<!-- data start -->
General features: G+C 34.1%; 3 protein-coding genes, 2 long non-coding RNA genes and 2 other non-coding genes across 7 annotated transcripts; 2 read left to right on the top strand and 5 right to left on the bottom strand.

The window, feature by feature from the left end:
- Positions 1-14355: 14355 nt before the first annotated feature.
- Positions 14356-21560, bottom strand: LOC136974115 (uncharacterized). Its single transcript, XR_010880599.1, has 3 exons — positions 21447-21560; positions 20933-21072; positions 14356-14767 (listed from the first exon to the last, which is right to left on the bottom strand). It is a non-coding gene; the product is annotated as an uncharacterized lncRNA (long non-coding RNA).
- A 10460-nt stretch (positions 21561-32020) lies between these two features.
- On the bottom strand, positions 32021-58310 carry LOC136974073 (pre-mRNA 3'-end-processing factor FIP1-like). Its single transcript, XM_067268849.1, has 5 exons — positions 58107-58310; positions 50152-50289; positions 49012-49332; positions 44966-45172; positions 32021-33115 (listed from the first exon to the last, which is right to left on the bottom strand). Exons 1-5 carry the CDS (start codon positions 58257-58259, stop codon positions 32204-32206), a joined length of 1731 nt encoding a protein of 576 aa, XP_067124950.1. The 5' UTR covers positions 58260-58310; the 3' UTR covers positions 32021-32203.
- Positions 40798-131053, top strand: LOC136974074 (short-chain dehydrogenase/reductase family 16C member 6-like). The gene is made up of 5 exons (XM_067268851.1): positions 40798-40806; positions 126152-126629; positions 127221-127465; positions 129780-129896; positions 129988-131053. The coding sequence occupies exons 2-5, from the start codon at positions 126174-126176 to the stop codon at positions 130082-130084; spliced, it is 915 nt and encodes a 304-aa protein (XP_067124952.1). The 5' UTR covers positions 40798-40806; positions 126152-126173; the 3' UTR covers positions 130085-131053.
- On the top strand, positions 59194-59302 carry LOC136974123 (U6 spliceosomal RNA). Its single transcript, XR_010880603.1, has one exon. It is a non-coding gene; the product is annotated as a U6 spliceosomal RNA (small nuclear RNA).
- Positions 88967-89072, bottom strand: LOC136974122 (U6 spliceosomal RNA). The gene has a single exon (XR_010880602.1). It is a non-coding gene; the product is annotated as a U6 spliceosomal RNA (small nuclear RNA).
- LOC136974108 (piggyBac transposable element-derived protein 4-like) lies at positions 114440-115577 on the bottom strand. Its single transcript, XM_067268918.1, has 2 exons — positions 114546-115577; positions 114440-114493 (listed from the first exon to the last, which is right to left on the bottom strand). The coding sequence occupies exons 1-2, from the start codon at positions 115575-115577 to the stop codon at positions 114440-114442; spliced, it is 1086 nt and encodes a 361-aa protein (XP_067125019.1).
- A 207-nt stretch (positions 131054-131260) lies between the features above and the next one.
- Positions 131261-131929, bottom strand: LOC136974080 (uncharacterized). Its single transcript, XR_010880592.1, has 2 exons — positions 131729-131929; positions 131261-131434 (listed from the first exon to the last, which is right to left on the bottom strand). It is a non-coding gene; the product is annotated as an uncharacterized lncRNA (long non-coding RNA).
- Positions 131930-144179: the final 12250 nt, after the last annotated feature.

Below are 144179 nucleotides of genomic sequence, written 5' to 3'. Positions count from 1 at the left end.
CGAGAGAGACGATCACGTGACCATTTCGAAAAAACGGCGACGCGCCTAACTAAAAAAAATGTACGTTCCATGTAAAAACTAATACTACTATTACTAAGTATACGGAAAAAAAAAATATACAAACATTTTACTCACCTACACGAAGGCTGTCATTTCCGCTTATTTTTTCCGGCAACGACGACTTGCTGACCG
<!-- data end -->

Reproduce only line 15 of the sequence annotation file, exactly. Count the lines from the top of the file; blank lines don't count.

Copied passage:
CGAGAGAGACGATCACGTGACCATTTCGAAAAAACGGCGACGCGCCTAACTAAAAAAAATGTACGTTCCATGTAAAAACTAATACTACTATTACTAAGTATACGGAAAAAAAAAATATACAAACATTTTACTCACCTACACGAAGGCTGTCATTTCCGCTTATTTTTTCCGGCAACGACGACTTGCTGACCG